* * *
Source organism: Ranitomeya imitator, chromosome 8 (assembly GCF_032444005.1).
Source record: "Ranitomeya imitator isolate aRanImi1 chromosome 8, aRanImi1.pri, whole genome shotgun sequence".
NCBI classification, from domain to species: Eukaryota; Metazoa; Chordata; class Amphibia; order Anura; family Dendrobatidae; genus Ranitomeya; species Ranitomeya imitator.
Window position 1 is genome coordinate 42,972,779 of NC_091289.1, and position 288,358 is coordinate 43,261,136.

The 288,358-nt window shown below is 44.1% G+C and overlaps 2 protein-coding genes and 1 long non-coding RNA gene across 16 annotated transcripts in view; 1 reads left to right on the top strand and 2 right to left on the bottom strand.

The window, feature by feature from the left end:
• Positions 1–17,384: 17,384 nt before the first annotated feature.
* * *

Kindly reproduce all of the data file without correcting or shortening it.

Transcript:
Source organism: Ranitomeya imitator, chromosome 8 (assembly GCF_032444005.1).
Source record: "Ranitomeya imitator isolate aRanImi1 chromosome 8, aRanImi1.pri, whole genome shotgun sequence".
NCBI classification, from domain to species: Eukaryota; Metazoa; Chordata; class Amphibia; order Anura; family Dendrobatidae; genus Ranitomeya; species Ranitomeya imitator.
Window position 1 is genome coordinate 42,972,779 of NC_091289.1, and position 288,358 is coordinate 43,261,136.

The 288,358-nt window shown below is 44.1% G+C and overlaps 2 protein-coding genes and 1 long non-coding RNA gene across 16 annotated transcripts in view; 1 reads left to right on the top strand and 2 right to left on the bottom strand.

The window, feature by feature from the left end:
• Positions 1–17,384: 17,384 nt before the first annotated feature.